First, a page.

In this book of nonfiction based on the journalist's experiential research, Ehrenreich attempts to ascertain whether it is currently possible for an individual to live on minimum wage in America. Taking jobs as a waitress, a maid in a cleaning service, and a Wal-Mart sales employee, the author summarizes and reflects on her work, her relationships with fellow workers, and her financial struggles in each situation. An experienced journalist, Ehrenreich is aware of the limitations of her experiment and the ethical implications of her experiential research tactics and reflects on these issues in the text. The author is forthcoming about her methods and supplements her experiences with scholarly research on her places of employment, the economy, and the rising cost of living in America. Ehrenreich's project is timely, descriptive, and well-researched.
Librarian's Score: A-
This annotations includes both summary and evaluation. The evaluation addresses authority and accuracy, but it could be a little stronger. For example, it could answer: What audience would benefit from reading this book? What I like about this annotation is the evaluation includes both the upside and downside to Ehrenreich's approach. It speaks to her position as the author (to wit: she's experienced, but she also backs up her work with research). The summary is also very good. I get a good sense of what this is about.
Waite, Linda J., Frances Kobrin Goldscheider, and Christina Witsberger. "Nonfamily living and the erosion of traditional family orientations among young adults." American Sociological Review 51.4 (1986): 541-554. Print.
The authors, researchers at the Rand Corporation and Brown University, use data from the National Longitudinal Surveys of Young Women and Young Men to test their hypothesis that nonfamily living by young adults alters their attitudes, values, plans, and expectations, moving them away from their belief in traditional sex roles. They find their hypothesis strongly supported in young females, while the effects were fewer in studies of young males. Increasing the time away from parents before marrying increased individualism, self-sufficiency, and changes in attitudes about families. In contrast, an earlier study by Williams cited below shoes no significant gender differences in sex role attitudes as a result of nonfamily living.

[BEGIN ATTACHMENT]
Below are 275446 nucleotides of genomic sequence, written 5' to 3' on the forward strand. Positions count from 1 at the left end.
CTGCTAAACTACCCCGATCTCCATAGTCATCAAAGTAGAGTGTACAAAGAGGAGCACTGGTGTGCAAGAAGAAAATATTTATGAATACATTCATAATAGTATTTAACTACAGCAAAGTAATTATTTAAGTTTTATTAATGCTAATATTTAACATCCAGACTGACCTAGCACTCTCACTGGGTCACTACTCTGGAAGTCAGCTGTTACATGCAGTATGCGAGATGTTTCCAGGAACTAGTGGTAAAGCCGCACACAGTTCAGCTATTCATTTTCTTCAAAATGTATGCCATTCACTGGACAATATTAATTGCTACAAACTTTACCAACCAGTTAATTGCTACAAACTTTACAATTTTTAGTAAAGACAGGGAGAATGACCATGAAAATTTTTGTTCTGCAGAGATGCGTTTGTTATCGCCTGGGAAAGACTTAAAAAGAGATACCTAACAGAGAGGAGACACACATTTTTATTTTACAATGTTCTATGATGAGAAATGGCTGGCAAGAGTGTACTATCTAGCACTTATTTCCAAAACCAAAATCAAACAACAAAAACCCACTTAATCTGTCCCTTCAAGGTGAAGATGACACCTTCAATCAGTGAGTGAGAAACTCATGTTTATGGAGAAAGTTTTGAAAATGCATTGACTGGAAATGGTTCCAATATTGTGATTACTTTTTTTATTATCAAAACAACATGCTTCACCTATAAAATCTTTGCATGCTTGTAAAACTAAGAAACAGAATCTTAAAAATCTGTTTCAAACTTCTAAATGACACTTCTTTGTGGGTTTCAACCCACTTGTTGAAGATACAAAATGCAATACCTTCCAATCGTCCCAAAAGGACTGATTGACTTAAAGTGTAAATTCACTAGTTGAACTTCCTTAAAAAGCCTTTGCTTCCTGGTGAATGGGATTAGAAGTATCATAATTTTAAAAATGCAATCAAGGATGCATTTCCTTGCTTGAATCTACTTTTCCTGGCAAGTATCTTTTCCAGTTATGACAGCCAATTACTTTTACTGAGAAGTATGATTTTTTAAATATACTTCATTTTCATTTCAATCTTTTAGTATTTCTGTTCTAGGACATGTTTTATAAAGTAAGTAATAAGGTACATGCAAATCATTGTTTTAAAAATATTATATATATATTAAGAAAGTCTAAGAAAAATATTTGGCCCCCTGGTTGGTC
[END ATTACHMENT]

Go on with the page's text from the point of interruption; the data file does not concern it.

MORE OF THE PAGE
Librarian's Score: C
This annotation is mostly summary. The summary is strong, but the evaluation is weak. I’m glad to learn that the authors work for reputable institutions, but more evaluation could be included.
Kotrla, Kimberly. "Domestic minor sex trafficking in the United States." Social Work 55.2 (2010): 181-187. Academic Search Premier. Web. 15 Mar 2012.
This article is about the sex trafficking of children and young adults. It is more commonly now being called "domestic minor sex trafficking." It is considered modern-day slavery. The author discusses: victims, the supply and demand of domestic minor sex traccking, how different countries tolerate it, help provided to survivors, and what this type of trafficking is. This evidence is credible because it comes from social workers who work for the government. The goals of this source is to explain to people what domestic minor sex trafficking is, who is at risk, and what social workers can do to stop this problem. It also brings up the human trafficking in the United States. The author, Kimberly Kotrla, is an assistant professor in the School of Social Work at Baylor University in Waco, Texas. She was a social worker for 10 years and does a lot of research about human trafficking. She gives most of her attention to the sexual exploitation of children in America. Kotrla is also on the human trafficking prevention task force committee. The audience of this article is most likely parents of young children and social workers. Published in 2010, it is fairly current. I felt that this source was an easy read, but written for a mature and educated audience.
Librarian's Score: A
This student did a great job of combining summary and evaluation for a highly successful annotation. She told me what the article is about, its content as well as its purpose ("The goals of this source is..."). She addresses the author's credentials, the audience for the piece, and currency, and also the accuracy of the information ("social workers who work for the government").